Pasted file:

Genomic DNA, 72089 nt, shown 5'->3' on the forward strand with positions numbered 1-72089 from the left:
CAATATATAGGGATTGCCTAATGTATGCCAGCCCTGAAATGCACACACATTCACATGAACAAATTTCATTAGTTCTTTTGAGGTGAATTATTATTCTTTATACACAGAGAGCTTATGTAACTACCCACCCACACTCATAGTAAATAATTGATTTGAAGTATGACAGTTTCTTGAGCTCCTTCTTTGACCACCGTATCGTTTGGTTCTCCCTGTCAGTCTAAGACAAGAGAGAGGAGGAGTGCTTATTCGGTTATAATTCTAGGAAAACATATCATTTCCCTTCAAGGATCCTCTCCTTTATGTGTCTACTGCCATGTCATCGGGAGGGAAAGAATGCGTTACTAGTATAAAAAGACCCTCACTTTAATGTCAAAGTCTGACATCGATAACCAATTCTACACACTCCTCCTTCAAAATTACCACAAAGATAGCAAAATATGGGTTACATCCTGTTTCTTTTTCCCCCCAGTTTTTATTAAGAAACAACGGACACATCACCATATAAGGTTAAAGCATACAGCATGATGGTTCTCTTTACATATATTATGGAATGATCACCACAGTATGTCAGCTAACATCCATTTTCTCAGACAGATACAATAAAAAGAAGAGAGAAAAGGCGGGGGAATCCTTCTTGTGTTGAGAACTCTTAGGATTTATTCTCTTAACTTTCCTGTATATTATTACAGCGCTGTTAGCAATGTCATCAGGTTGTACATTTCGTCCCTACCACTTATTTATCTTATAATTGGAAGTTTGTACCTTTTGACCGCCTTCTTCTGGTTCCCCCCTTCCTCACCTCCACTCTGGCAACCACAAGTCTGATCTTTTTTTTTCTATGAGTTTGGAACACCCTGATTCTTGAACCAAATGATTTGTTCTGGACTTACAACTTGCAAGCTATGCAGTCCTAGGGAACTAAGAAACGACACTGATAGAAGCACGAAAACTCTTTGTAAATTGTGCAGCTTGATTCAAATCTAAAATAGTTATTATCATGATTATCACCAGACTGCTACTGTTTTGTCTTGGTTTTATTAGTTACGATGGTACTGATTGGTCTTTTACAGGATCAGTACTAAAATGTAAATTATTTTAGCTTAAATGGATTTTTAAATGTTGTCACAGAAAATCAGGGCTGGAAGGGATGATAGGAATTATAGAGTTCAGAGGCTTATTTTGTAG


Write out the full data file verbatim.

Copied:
Genomic DNA, 72089 nt, shown 5'->3' on the forward strand with positions numbered 1-72089 from the left:
CAATATATAGGGATTGCCTAATGTATGCCAGCCCTGAAATGCACACACATTCACATGAACAAATTTCATTAGTTCTTTTGAGGTGAATTATTATTCTTTATACACAGAGAGCTTATGTAACTACCCACCCACACTCATAGTAAATAATTGATTTGAAGTATGACAGTTTCTTGAGCTCCTTCTTTGACCACCGTATCGTTTGGTTCTCCCTGTCAGTCTAAGACAAGAGAGAGGAGGAGTGCTTATTCGGTTATAATTCTAGGAAAACATATCATTTCCCTTCAAGGATCCTCTCCTTTATGTGTCTACTGCCATGTCATCGGGAGGGAAAGAATGCGTTACTAGTATAAAAAGACCCTCACTTTAATGTCAAAGTCTGACATCGATAACCAATTCTACACACTCCTCCTTCAAAATTACCACAAAGATAGCAAAATATGGGTTACATCCTGTTTCTTTTTCCCCCCAGTTTTTATTAAGAAACAACGGACACATCACCATATAAGGTTAAAGCATACAGCATGATGGTTCTCTTTACATATATTATGGAATGATCACCACAGTATGTCAGCTAACATCCATTTTCTCAGACAGATACAATAAAAAGAAGAGAGAAAAGGCGGGGGAATCCTTCTTGTGTTGAGAACTCTTAGGATTTATTCTCTTAACTTTCCTGTATATTATTACAGCGCTGTTAGCAATGTCATCAGGTTGTACATTTCGTCCCTACCACTTATTTATCTTATAATTGGAAGTTTGTACCTTTTGACCGCCTTCTTCTGGTTCCCCCCTTCCTCACCTCCACTCTGGCAACCACAAGTCTGATCTTTTTTTTTCTATGAGTTTGGAACACCCTGATTCTTGAACCAAATGATTTGTTCTGGACTTACAACTTGCAAGCTATGCAGTCCTAGGGAACTAAGAAACGACACTGATAGAAGCACGAAAACTCTTTGTAAATTGTGCAGCTTGATTCAAATCTAAAATAGTTATTATCATGATTATCACCAGACTGCTACTGTTTTGTCTTGGTTTTATTAGTTACGATGGTACTGATTGGTCTTTTACAGGATCAGTACTAAAATGTAAATTATTTTAGCTTAAATGGATTTTTAAATGTTGTCACAGAAAATCAGGGCTGGAAGGGATGATAGGAATTATAGAGTTCAGAGGCTTATTTTGTAG